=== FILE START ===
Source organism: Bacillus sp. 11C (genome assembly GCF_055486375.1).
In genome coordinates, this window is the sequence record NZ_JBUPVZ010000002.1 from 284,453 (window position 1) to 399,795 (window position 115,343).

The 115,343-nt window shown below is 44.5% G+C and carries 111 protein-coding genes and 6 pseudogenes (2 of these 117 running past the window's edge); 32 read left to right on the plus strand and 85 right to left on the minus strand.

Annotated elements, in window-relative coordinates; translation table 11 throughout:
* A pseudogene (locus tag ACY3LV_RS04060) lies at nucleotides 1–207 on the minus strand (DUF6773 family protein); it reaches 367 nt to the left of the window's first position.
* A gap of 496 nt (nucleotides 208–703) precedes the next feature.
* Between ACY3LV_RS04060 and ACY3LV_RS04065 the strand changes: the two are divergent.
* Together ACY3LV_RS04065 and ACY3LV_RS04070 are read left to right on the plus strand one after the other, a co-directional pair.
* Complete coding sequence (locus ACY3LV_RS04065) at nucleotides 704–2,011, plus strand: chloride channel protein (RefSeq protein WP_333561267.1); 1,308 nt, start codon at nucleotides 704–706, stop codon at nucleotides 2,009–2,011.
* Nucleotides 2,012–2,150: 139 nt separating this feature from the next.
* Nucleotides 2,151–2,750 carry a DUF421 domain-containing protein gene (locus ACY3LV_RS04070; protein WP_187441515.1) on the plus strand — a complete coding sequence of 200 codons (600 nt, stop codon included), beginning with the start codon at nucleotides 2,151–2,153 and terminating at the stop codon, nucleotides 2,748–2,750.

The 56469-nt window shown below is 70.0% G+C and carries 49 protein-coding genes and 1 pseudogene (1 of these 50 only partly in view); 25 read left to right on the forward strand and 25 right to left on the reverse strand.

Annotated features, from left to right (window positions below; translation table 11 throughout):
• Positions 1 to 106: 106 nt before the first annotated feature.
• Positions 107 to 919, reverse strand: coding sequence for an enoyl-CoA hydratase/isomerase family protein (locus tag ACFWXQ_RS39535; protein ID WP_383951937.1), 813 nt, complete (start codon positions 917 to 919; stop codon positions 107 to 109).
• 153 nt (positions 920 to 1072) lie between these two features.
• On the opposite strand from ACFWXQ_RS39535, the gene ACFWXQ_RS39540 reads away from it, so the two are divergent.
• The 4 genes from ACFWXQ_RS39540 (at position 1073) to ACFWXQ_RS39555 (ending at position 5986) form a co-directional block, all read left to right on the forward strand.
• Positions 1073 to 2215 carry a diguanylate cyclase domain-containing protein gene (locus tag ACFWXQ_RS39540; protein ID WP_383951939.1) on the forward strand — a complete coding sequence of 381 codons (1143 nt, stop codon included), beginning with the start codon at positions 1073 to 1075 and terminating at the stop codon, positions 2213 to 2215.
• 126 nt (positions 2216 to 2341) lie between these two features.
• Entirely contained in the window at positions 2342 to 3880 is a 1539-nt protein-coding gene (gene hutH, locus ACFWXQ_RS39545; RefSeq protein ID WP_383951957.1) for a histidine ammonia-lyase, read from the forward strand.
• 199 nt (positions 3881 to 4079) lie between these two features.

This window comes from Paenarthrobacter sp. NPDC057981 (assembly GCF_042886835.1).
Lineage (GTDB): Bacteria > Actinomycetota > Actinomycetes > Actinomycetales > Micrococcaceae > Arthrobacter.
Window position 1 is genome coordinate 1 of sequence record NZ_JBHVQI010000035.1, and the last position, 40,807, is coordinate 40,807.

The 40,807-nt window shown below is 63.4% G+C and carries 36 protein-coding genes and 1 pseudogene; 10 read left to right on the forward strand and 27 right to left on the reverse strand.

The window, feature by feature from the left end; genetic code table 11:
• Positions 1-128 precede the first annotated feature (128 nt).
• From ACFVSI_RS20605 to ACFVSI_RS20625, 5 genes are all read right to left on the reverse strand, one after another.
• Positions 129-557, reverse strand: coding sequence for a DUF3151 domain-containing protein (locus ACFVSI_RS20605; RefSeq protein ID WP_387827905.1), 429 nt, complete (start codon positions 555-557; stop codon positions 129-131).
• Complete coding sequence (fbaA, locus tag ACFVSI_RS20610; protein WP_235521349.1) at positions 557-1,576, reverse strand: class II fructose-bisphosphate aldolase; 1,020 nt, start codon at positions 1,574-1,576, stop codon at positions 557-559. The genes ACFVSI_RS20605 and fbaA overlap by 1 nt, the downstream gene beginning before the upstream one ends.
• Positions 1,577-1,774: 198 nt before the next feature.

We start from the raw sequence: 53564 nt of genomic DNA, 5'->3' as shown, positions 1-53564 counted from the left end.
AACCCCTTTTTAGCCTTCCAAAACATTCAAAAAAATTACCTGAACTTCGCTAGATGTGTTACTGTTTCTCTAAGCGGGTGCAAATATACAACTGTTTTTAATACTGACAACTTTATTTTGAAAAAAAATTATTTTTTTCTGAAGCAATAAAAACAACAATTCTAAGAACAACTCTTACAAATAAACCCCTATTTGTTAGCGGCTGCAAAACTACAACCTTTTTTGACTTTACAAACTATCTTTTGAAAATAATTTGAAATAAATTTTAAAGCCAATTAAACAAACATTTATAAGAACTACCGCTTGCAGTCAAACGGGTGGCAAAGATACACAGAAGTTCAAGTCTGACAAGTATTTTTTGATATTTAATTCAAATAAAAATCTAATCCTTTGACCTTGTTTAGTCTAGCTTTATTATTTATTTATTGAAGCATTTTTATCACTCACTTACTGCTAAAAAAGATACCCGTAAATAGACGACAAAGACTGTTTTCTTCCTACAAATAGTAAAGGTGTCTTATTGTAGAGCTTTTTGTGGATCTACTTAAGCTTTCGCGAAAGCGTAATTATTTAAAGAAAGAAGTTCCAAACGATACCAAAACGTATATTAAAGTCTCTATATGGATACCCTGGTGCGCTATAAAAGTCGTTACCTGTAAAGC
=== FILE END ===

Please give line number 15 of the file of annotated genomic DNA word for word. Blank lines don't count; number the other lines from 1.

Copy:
• Positions 107 to 919, reverse strand: coding sequence for an enoyl-CoA hydratase/isomerase family protein (locus tag ACFWXQ_RS39535; protein ID WP_383951937.1), 813 nt, complete (start codon positions 917 to 919; stop codon positions 107 to 109).